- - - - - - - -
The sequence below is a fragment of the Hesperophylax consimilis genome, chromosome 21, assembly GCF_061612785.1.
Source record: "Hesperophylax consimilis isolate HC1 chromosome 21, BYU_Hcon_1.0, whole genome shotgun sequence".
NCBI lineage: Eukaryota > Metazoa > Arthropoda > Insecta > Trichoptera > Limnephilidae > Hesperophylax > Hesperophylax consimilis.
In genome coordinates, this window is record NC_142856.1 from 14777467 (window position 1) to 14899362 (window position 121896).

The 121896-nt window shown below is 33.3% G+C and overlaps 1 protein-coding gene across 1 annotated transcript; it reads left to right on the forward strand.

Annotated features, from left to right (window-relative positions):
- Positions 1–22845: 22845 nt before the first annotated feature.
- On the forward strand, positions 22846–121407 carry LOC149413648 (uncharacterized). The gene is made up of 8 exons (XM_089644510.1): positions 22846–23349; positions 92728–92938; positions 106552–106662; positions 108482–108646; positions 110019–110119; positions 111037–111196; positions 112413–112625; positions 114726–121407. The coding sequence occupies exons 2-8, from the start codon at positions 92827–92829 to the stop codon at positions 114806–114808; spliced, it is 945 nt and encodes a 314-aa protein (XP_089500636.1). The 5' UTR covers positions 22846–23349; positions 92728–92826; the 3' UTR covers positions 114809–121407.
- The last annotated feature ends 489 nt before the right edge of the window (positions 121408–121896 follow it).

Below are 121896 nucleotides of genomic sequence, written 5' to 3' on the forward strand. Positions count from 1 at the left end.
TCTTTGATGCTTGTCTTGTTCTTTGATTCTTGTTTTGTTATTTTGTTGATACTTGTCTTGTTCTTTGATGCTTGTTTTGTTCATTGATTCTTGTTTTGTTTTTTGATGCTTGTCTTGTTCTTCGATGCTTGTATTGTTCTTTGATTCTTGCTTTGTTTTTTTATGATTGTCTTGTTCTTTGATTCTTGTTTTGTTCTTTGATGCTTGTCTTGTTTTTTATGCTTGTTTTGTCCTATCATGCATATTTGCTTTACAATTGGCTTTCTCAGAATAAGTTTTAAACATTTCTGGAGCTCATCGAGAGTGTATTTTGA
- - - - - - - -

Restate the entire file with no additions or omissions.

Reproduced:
The sequence below is a fragment of the Hesperophylax consimilis genome, chromosome 21, assembly GCF_061612785.1.
Source record: "Hesperophylax consimilis isolate HC1 chromosome 21, BYU_Hcon_1.0, whole genome shotgun sequence".
NCBI lineage: Eukaryota > Metazoa > Arthropoda > Insecta > Trichoptera > Limnephilidae > Hesperophylax > Hesperophylax consimilis.
In genome coordinates, this window is record NC_142856.1 from 14777467 (window position 1) to 14899362 (window position 121896).

The 121896-nt window shown below is 33.3% G+C and overlaps 1 protein-coding gene across 1 annotated transcript; it reads left to right on the forward strand.

Annotated features, from left to right (window-relative positions):
- Positions 1–22845: 22845 nt before the first annotated feature.
- On the forward strand, positions 22846–121407 carry LOC149413648 (uncharacterized). The gene is made up of 8 exons (XM_089644510.1): positions 22846–23349; positions 92728–92938; positions 106552–106662; positions 108482–108646; positions 110019–110119; positions 111037–111196; positions 112413–112625; positions 114726–121407. The coding sequence occupies exons 2-8, from the start codon at positions 92827–92829 to the stop codon at positions 114806–114808; spliced, it is 945 nt and encodes a 314-aa protein (XP_089500636.1). The 5' UTR covers positions 22846–23349; positions 92728–92826; the 3' UTR covers positions 114809–121407.
- The last annotated feature ends 489 nt before the right edge of the window (positions 121408–121896 follow it).

Below are 121896 nucleotides of genomic sequence, written 5' to 3' on the forward strand. Positions count from 1 at the left end.
TCTTTGATGCTTGTCTTGTTCTTTGATTCTTGTTTTGTTATTTTGTTGATACTTGTCTTGTTCTTTGATGCTTGTTTTGTTCATTGATTCTTGTTTTGTTTTTTGATGCTTGTCTTGTTCTTCGATGCTTGTATTGTTCTTTGATTCTTGCTTTGTTTTTTTATGATTGTCTTGTTCTTTGATTCTTGTTTTGTTCTTTGATGCTTGTCTTGTTTTTTATGCTTGTTTTGTCCTATCATGCATATTTGCTTTACAATTGGCTTTCTCAGAATAAGTTTTAAACATTTCTGGAGCTCATCGAGAGTGTATTTTGA